Selling Radio in Raleigh

When I started my career in media, I worked in radio. My first job was a combination of a mid-day on-air shift, which paid minimum wage (about $2.35 an hour) and advertising sales, which paid commission.

The radio station was WKBQ, a daytime AM station outside Raleigh, N.C., that programmed country music and religious programming. Large blocks of airtime were devoted to national programs, like the Reverend Jerry Falwell, Oral Roberts, Pat Robertson and some local churches. The programs would be delivered to the station in boxes, a week or two at a time. I’d queue the reels and let them roll.

At 12:01, I’d announce the station ID and weather, filling in the blanks on a card and sticking to the script. Then, I’d play a record from the station library, picking from the floor-to-ceiling shelves in another room. Ad blocks were scheduled every 15 minutes, and the ads were recorded onto carts, which were like 8-track tapes.

Elvis was a favorite and a good way to segue from The Rev. Fallwell into the pains and laments of country music at the time. Tammy Wynette, Emmylou Harris, Lee Greenwood, Willie Nelson, George Jones. Queue a record, announce it, play it, announce it, station ID, weather and repeat until 4 in the afternoon when the drive-time announcer came on.

Non air-time was devoted to selling advertising. I’d pick up the local pennypincher newspaper, a local publication stacked with small display ads. From these, ads, I’d pick out a business that someone hadn’t already sold and go into the library and pick some music and I’d write a script from the display ad and produce one or two commercials.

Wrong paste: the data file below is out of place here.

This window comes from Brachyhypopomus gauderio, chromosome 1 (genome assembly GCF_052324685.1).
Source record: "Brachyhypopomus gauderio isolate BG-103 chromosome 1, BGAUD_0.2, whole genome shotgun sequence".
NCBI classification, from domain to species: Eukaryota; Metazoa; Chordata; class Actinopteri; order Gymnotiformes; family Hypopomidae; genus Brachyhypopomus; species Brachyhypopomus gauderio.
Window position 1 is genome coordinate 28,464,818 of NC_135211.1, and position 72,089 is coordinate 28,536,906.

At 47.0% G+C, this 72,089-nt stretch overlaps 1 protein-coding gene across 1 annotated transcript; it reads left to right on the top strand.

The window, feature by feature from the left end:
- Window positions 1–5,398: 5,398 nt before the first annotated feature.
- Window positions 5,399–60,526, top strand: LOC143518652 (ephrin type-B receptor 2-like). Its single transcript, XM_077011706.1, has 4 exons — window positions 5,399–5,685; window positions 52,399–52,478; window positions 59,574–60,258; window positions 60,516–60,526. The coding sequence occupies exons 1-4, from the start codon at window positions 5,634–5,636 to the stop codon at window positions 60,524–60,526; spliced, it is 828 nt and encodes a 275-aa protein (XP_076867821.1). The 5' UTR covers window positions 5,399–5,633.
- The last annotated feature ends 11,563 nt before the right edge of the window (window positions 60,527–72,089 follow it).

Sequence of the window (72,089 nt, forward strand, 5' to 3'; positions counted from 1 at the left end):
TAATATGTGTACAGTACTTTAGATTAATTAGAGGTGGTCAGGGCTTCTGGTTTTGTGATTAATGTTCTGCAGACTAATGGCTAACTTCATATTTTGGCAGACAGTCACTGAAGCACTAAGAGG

Then, I would go out and call on the business. I was driving my old bomb car, a blue AMC 1970 Rebel, and I’d roll into the parking lot, right at the front door if I could. I’d put on my happy face and ask for the manager and introduce myself and try to get them to talk about their advertising and then I’d pitch a commercial run on the station – a dollar a holler, delivered with a smile.

I sold a few ads but it was mostly the airtime that gave me an income.

Then, there was the time where I stopped in to pitch a pet store. In the parking lot there was a black Porche with a North Carolina license plate, reading WPTF CZAR. I went in and pitched a $300 package of ads. George Czar, an ad exec from the big radio station in town, bought a $300 aquarium. I pitched him for a job. I didn’t get anywhere with that, and I moved on to newspapers and sports.

 

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